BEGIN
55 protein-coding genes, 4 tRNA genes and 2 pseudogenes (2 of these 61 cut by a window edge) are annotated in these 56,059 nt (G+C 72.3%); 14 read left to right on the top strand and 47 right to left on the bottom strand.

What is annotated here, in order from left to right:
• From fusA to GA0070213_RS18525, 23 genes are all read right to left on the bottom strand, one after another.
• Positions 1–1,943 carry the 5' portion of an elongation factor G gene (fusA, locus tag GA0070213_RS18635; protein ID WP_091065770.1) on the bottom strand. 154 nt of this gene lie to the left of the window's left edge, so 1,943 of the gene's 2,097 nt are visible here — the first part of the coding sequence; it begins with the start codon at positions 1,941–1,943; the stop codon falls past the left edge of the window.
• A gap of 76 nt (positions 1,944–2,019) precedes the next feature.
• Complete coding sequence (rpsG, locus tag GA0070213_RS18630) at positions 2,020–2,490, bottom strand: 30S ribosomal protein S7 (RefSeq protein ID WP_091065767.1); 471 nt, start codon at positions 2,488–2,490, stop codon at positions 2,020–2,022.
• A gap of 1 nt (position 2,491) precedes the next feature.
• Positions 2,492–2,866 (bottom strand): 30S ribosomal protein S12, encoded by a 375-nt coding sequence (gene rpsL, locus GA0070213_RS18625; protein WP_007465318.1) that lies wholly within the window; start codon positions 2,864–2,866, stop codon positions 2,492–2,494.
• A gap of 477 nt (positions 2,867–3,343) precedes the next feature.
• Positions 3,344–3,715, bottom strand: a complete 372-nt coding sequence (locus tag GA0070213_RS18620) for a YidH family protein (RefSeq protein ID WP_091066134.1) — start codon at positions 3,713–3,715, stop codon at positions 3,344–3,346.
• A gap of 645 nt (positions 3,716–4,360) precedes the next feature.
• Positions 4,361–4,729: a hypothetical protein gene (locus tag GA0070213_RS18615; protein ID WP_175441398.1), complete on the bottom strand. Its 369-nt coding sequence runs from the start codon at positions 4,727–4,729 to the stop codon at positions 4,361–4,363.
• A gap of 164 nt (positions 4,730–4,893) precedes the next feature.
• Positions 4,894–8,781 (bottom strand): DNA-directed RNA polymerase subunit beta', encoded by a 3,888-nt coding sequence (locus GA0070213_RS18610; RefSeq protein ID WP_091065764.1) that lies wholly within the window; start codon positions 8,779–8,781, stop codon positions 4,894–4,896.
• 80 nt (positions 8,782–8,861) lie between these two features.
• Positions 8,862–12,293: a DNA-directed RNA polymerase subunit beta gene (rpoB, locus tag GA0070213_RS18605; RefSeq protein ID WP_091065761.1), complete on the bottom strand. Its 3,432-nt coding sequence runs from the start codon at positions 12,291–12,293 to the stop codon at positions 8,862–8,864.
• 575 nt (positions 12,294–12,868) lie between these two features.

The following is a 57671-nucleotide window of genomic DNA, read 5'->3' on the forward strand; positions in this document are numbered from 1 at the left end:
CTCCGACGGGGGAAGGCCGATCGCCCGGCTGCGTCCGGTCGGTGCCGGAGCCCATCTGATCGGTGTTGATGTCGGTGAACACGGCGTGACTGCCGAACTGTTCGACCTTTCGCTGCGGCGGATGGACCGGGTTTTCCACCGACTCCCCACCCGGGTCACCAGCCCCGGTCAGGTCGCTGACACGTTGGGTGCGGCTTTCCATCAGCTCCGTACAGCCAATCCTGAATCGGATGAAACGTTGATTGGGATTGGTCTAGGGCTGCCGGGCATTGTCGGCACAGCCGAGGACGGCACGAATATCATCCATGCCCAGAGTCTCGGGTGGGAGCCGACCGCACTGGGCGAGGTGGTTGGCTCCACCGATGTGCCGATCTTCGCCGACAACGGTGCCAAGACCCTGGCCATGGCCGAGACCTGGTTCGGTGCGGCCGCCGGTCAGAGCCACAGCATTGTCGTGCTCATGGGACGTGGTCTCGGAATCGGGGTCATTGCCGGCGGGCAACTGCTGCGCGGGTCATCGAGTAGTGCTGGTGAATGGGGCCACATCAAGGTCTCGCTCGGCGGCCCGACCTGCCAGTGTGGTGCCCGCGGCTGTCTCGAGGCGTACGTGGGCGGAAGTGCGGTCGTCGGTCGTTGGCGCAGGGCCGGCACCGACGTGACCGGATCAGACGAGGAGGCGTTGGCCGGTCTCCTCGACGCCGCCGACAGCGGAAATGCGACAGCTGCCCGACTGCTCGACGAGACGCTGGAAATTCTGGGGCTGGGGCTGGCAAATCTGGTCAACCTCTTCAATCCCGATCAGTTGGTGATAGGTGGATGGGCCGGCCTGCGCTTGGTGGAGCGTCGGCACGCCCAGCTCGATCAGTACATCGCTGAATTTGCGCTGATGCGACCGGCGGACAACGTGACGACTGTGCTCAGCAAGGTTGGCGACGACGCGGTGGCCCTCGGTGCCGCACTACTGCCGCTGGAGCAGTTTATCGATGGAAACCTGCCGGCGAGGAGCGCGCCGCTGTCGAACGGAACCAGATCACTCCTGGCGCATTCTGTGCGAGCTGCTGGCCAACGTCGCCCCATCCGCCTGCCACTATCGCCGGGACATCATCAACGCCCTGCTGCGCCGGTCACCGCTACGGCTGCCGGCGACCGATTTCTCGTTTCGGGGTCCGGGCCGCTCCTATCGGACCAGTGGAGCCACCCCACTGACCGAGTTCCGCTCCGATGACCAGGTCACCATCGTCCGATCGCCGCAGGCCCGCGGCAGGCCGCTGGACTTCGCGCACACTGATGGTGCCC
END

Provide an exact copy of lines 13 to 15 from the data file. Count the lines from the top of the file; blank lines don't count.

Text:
• A gap of 164 nt (positions 4,730–4,893) precedes the next feature.
• Positions 4,894–8,781 (bottom strand): DNA-directed RNA polymerase subunit beta', encoded by a 3,888-nt coding sequence (locus GA0070213_RS18610; RefSeq protein ID WP_091065764.1) that lies wholly within the window; start codon positions 8,779–8,781, stop codon positions 4,894–4,896.
• 80 nt (positions 8,782–8,861) lie between these two features.